While Republicans stand out with their negative view of the media, Democrats have uniquely positive evaluations of it. A slim majority (52%) of Democrats say the national news media is doing a good or even an excellent job “holding government accountable.” In contrast, only 24% of independents and 16% of Republicans agree.

Full survey results and report found here.

Poll: 71% of Americans Say Political Correctness Has Silenced Discussions Society Needs to Have, 58% Have Political Views They’re Afraid to Share

The Cato 2017 Free Speech and Tolerance Survey, a new national poll of 2,300 U.S. adults, finds that 71% Americans believe that political correctness has silenced important discussions our society needs to have. The consequences are personal—58% of Americans believe the political climate prevents them from sharing their own political beliefs.

Democrats are unique, however, in that a slim majority (53%) do not feel the need to self-censor. Conversely, strong majorities of Republicans (73%) and independents (58%) say they keep some political beliefs to themselves.

Full survey results and report found here.

It follows that a solid majority (59%) of Americans think people should be allowed to express unpopular opinions in public, even those deeply offensive to others. On the other hand, 40% think government should prevent hate speech. Despite this, the survey also found Americans willing to censor, regulate, or punish a wide variety of speech and expression they personally find offensive:

  • 51% of staunch liberals say it’s “morally acceptable” to punch Nazis.
  • 53% of Republicans favor stripping U.S. citizenship from people who burn the American flag.
  • 51% of Democrats support a law that requires Americans use transgender people’s preferred gender pronouns.
  • 65% of Republicans say NFL players should be fired if they refuse to stand for the anthem.
  • 58% of Democrats say employers should punish employees for offensive Facebook posts.
  • 47% of Republicans favor bans on building new mosques.

Americans also can’t agree what speech is hateful, offensive, or simply a political opinion:

  • 59% of liberals say it’s hate speech to say transgender people have a mental disorder; only 17% of conservatives agree.
  • 39% of conservatives believe it’s hate speech to say the police are racist; only 17% of liberals agree.
  • 80% of liberals say it’s hateful or offensive to say illegal immigrants should be deported; only 36% of conservatives agree.
  • 87% of liberals say it’s hateful or offensive to say women shouldn’t fight in military combat roles, while 47% of conservatives agree.
  • 90% of liberals say it’s hateful or offensive to say homosexuality is a sin, while 47% of conservatives agree. 

Poll: Public Distrusts Wall Street Regulators as Much as Wall Street, Say Gov’t Regulators Are Ineffective, Biased, and Selfish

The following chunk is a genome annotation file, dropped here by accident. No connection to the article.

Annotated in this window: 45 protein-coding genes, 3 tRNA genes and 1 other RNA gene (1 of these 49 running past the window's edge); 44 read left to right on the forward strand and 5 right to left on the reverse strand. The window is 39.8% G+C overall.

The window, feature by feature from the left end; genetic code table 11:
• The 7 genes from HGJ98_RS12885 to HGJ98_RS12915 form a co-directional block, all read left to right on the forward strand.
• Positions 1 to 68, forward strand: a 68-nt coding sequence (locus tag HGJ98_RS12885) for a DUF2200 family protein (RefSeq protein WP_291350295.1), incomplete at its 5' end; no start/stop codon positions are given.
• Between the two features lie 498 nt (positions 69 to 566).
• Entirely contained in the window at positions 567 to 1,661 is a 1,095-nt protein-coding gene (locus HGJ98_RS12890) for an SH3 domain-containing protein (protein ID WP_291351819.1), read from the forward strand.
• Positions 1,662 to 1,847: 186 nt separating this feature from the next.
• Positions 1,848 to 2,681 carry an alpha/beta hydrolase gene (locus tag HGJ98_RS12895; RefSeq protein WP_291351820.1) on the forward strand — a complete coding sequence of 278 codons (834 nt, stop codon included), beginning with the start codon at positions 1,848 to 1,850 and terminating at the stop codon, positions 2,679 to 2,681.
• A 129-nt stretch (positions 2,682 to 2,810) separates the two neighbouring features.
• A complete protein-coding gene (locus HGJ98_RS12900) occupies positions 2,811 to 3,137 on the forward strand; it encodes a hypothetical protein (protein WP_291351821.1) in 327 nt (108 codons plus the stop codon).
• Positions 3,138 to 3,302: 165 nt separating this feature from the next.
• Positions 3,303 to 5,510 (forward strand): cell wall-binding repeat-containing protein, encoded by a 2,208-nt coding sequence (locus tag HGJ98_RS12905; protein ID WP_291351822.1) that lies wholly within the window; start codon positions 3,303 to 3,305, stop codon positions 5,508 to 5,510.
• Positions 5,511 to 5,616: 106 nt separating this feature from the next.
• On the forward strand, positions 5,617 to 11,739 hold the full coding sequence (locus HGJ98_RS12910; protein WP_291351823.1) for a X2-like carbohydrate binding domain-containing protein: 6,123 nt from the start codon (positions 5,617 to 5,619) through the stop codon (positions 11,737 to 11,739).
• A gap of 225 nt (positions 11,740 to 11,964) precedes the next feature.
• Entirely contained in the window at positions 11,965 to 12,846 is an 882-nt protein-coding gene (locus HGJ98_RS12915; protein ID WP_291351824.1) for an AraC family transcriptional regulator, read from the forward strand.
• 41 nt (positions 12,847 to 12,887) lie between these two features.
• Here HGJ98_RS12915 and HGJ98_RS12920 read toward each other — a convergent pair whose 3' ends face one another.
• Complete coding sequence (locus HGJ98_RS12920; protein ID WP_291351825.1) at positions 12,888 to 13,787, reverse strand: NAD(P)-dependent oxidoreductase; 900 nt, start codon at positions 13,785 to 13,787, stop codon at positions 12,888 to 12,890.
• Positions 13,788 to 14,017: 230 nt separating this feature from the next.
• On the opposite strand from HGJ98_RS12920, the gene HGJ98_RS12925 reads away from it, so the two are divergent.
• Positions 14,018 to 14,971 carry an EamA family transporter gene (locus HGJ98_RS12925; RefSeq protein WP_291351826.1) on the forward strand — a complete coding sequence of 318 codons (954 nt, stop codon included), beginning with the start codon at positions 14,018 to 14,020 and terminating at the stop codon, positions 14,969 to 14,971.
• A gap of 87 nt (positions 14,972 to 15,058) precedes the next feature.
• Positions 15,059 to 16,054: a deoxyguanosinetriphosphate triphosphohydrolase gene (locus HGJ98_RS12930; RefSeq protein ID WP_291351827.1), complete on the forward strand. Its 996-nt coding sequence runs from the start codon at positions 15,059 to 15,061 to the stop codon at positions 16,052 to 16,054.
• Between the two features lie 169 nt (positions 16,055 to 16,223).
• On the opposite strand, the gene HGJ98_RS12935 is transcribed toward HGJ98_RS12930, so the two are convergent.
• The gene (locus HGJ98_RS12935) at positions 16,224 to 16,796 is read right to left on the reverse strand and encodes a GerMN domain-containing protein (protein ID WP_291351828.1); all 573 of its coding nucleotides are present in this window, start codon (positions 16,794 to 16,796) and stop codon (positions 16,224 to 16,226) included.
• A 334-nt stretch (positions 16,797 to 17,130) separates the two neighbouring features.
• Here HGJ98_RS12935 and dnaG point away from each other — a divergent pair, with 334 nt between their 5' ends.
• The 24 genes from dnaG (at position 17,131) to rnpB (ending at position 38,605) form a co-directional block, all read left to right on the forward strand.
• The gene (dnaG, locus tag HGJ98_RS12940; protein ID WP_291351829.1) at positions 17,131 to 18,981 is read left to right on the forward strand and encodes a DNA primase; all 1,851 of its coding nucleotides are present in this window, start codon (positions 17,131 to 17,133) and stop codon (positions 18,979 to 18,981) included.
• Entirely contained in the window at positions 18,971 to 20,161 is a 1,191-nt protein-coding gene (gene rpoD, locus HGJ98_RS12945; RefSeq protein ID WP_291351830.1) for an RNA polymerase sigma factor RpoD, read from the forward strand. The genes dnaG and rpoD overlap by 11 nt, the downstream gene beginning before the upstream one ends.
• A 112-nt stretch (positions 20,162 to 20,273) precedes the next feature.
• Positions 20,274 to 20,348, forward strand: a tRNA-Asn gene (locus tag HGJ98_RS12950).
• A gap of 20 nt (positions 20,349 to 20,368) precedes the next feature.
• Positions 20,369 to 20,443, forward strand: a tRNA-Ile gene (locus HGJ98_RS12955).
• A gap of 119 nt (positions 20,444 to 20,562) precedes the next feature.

The new Cato Institute 2017 Financial Regulation national survey of 2,000 U.S. adults released today finds that Americans distrust government financial regulators as much as they distrust Wall Street. Nearly half (48%) have “hardly any confidence” in either. 

Click here for full survey report

Americans have a love-hate relationship with regulators. Most believe regulators are ineffective, selfish, and biased:

  • 74% of Americans believe regulations often fail to have their intended effect.
  • 75% believe government financial regulators care more about their own jobs and ambitions than about the well-being of Americans.
  • 80% think regulators allow political biases to impact their judgment.

But most also believe regulation can serve some important functions:

  • 59% believe regulations, at least in the past, have produced positive benefits.
  • 56% say regulations can help make businesses more responsive to people’s needs.

However, Americans do not think that regulators help banks make better business decisions (74%) or better decisions about how much risk to take (68%). Instead, Americans want regulators to focus on preventing banks and financial institutions from committing fraud (65%) and ensuring banks and financial institutions fulfill their obligations to customers (56%).

Americans Are Wary of Wall Street, But Believe It Is Essential

Nearly a decade after the 2008 financial crisis, Americans remain wary of Wall Street.

  • 77% believe bankers would harm consumers if they thought they could make a lot of money doing so and get away with it.
  • 64% think Wall Street bankers “get paid huge amounts of money” for “essentially tricking people.”
  • Nearly half (49%) of Americans worry that corruption in the industry is “widespread” rather than limited to a few institutions.

At the same time, however, most Americans believe Wall Street serves an essential function in our economy.

  • 64% believe Wall Street is “essential” because it provides the money businesses need to create jobs and develop new products.
  • 59% believe Wall Street and financial institutions are important for helping develop life-saving technologies in medicine.
  • 53% believe Wall Street is important for helping develop safety equipment in cars.